Dr Kai Xun Chan has been honoured for his contributions to science in the ACT Tall Poppy Awards for 2017.
Kai Chan, from the ARC Centre of Excellence for Plant Energy Biology at the Research School of Biology, was one of three researchers from ANU to win the award this year, with Dr Julie Banfield from the Research School of Astronomy and Astrophysics, and Dr Dave Pasalich from the Research School of Psychology.
Vice-Chancellor Professor Brain Schmidt congratulated the winners.
"Julie, Dave and Kai are excellent young scientists who are conducting research which will have a real impact on Australia and the world," Professor Schmidt said.
"On behalf of the University, I congratulate them on their awards."
Dr Chan has discovered a protein within plant cells that can sense drought and help plants preserve water. He is working on a spray that can activate the protein and help plants survive longer through drought.
"I'm absolutely honoured, a little terrified but also very excited," Dr Chan said.
"I look at the list of past winners and I can see that I am joining the ranks of an elite group of early-middle career scientists so I have some pretty big shoes to fill. But at the same time the stories and experiences of the past winners are so inspiring that I can't wait to get going and do my bit as a Young Tall Poppy Science Ambassador. "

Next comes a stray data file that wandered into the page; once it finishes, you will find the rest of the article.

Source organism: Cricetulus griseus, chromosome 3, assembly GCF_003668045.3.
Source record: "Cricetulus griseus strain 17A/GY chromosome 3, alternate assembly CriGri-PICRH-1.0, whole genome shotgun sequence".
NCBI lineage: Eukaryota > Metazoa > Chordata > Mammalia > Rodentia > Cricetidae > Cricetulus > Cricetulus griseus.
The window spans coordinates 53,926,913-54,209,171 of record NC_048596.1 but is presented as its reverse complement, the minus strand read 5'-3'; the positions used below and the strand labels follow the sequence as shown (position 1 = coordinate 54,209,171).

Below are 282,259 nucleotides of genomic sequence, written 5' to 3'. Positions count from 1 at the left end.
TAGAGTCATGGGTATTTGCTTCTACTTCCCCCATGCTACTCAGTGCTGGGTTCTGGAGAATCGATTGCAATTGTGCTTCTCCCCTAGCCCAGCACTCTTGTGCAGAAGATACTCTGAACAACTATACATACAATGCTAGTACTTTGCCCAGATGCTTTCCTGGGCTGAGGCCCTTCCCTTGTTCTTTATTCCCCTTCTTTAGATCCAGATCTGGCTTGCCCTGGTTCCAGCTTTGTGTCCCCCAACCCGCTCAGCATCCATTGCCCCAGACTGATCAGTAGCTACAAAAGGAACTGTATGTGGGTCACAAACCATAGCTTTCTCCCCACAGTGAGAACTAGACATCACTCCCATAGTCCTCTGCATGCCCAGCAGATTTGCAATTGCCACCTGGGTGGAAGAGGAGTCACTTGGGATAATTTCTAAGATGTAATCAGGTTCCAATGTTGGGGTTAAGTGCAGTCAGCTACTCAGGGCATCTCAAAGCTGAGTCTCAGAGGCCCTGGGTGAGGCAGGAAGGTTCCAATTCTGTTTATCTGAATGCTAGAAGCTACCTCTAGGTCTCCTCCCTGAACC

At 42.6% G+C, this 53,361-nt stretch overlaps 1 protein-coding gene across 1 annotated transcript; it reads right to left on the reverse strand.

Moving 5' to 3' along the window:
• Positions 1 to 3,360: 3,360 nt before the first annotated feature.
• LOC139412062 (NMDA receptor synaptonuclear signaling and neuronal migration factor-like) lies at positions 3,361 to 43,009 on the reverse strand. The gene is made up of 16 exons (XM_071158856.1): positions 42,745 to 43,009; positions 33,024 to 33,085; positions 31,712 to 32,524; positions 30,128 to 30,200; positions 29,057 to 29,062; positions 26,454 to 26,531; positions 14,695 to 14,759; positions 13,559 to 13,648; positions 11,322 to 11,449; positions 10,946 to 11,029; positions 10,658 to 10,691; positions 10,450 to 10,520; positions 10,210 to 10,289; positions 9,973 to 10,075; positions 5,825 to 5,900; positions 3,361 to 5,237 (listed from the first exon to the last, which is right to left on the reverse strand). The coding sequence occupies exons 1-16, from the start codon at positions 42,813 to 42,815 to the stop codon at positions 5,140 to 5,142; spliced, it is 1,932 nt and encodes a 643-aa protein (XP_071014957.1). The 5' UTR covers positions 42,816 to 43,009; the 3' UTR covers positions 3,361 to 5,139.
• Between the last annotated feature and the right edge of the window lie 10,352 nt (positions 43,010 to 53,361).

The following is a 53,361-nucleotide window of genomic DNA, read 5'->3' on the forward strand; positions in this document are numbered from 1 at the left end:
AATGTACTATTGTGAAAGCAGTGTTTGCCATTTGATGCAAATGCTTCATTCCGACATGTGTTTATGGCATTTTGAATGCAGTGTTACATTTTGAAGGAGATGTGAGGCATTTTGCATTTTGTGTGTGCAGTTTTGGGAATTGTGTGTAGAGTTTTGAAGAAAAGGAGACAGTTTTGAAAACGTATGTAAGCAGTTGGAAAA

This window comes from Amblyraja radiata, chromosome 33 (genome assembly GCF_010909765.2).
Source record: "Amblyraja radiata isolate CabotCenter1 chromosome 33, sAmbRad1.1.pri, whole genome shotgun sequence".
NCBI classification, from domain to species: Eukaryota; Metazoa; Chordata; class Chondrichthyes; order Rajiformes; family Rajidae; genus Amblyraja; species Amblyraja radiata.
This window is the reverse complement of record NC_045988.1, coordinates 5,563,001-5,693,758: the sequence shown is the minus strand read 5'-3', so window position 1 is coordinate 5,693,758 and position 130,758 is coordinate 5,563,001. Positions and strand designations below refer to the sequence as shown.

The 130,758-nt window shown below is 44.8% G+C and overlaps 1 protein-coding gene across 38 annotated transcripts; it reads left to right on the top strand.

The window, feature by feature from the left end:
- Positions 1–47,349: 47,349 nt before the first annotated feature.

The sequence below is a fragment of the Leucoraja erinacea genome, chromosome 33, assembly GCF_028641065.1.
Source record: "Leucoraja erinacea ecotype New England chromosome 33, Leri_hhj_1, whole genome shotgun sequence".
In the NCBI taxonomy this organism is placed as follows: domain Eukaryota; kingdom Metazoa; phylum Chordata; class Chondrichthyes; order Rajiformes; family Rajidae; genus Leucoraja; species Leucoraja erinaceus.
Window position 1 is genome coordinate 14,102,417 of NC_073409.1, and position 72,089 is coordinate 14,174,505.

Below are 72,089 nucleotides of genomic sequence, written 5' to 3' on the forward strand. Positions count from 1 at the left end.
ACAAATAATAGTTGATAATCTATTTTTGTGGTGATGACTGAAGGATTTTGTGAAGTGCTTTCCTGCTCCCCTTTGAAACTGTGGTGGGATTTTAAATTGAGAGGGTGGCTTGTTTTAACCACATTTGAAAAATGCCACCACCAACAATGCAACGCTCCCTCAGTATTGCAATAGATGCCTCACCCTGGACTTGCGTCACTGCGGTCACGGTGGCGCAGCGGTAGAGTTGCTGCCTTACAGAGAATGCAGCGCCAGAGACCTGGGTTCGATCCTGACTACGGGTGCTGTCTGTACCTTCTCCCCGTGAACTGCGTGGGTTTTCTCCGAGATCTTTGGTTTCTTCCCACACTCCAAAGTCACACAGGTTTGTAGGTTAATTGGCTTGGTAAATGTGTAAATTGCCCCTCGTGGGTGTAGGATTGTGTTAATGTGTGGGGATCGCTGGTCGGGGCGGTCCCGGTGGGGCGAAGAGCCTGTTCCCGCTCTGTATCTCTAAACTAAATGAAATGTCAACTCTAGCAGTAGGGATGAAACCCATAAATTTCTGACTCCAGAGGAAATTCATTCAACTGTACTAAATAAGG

The Tall Poppy Campaign was created in 1998 by the Australian Institute of Policy and Science (AIPS) to recognise and celebrate Australian scientific excellence and to encourage younger Australians to follow in the footsteps of our outstanding achievers.
AIPS General Manager Camile Thomson said the winners would spend a year sharing their knowledge with school students, teachers and the broader community through workshops, seminars and public lectures.
"These Tall Poppies are excellent examples of the cutting-edge research being undertaken here in the ACT," Ms Thomson said.